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total revenues. has an outstanding management team and a great balance sheet. it's one of the blue chips in this sector. yet, it's down. it's down $so straight from their quarter. this comes go down the lits of every major health care company and decide what drugs they and whether the price they've charged for them is okay or not. that's the environment that we are in. you have discovered -- >> how about the idea that this is a -- they're looking at a 20-year thing in terms of the drug itself, scott. it's really interesting. i don't know when it is either. maybe it's something technical, josh. i mean, i really don't know in terms of lily. when you look at the pipeline, scott, there is a great pipeline. these tweets, this world that
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we're in right now, what they can do, the political environment can do towards some of these companies, particularly in the drug industry, is absolutely incredible how fast it can work. >> you can look at maybe when it yields 3.5%, 4%. >> i'm totally on the other side. >> i will tell you, this is like a jim cramer rule 101. when a big quality company is yielding at 4% or more, you got to take a look. i don't know where lilly is going to bottom, but i would start to pick at 3.5, and i own it. >> i'm with you on that. this has been going on for a year. we're pointing out something that's gone in effect for a long time. >> it doesn't go away. >> i think it does. the election, regardless of what happens, there's a lot more talk than there ends up being action. we see that with every sector. >> the last time you said that, the stocks are down 10% since then. >> okay. so. >> i think you have to get through the state of the union. >> is it the proof in the pudding of what is actually happening to the stock in the space? >> no. >> they continue to go lower.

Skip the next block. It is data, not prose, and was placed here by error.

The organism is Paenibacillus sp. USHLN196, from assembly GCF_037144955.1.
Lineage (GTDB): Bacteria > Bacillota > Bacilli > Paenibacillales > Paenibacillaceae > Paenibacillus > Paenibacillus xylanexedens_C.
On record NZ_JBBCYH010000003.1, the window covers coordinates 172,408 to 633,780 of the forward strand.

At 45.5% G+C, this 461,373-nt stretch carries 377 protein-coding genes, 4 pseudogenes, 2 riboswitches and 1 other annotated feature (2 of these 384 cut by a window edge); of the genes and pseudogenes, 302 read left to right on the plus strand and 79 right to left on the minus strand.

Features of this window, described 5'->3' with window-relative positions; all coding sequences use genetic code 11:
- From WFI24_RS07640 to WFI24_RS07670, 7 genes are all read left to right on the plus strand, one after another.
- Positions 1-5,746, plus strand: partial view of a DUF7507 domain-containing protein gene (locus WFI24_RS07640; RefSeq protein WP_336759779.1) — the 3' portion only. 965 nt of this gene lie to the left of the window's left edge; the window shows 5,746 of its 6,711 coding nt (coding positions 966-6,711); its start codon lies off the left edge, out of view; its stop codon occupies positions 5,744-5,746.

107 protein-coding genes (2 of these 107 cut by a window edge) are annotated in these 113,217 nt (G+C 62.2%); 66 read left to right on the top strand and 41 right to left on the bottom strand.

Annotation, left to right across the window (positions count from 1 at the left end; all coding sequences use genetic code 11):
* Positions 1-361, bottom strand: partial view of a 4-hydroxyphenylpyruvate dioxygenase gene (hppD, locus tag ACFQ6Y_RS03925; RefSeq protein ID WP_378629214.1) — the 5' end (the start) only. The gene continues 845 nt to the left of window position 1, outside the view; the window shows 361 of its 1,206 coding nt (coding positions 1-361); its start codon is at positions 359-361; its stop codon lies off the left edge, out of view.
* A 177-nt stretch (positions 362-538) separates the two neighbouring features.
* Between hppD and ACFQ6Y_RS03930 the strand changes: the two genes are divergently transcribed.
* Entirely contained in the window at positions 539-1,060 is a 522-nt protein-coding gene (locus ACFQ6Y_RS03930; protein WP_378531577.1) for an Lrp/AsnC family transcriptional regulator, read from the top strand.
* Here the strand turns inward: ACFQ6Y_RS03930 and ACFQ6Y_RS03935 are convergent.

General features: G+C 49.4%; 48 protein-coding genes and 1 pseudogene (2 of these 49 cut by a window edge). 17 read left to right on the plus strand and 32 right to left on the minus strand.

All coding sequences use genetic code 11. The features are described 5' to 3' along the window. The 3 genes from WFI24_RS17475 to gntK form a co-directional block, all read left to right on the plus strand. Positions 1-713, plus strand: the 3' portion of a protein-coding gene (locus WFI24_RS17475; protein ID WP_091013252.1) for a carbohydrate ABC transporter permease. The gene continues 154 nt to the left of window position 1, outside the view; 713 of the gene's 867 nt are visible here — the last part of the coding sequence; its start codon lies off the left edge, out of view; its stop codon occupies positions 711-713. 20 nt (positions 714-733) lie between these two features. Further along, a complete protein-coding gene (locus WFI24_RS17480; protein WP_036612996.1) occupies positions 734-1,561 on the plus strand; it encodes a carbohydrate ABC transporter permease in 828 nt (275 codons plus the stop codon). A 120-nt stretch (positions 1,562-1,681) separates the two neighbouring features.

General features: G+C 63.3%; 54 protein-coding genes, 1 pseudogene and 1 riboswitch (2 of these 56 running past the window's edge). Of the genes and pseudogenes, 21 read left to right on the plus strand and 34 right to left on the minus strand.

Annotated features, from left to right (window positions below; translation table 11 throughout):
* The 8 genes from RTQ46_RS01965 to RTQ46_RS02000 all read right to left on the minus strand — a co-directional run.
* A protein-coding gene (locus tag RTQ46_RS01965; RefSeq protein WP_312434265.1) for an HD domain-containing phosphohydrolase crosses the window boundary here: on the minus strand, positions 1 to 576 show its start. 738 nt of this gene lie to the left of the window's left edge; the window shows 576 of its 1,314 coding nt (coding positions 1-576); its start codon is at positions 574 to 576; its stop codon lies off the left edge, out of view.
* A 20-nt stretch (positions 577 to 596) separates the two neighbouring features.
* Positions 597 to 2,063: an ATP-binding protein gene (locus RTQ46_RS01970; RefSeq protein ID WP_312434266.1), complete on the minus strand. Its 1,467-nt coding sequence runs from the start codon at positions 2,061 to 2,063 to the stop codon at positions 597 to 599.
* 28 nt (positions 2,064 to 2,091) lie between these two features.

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>> okay. we're talking about whether or not these are good investments. my argument is someone's tweet probably doesn't change whether or not something is a good investment. i don't think that's controversial. >> i just don't think the headlines are going to go away on pricing, and i think the state of the union could be a huge negative catalyst. >> are banks a good investment? >> i think some of them are, yeah. i like jp morgan. >> what about the regulatory environment around the banks? >> every sector. energy, are they a good investment? what about the risk? there's no seconder with no richks. >> do they have an overhang as health care and financials seem to do in the political arena? >> i don't know how to quantify that. >> why are you being a pain? >> i don't know how to answer that question. do they have as much of an overhang? i don't know. >> i think it's someone with a bigger mouth. elizabeth warren, we know she's going to be going after the banks no matter who is in congress, who is leading the senate next year. elizabeth warren is going to be pounding the table for more regulation and all that kind of stuff. she's got the biggest mouth in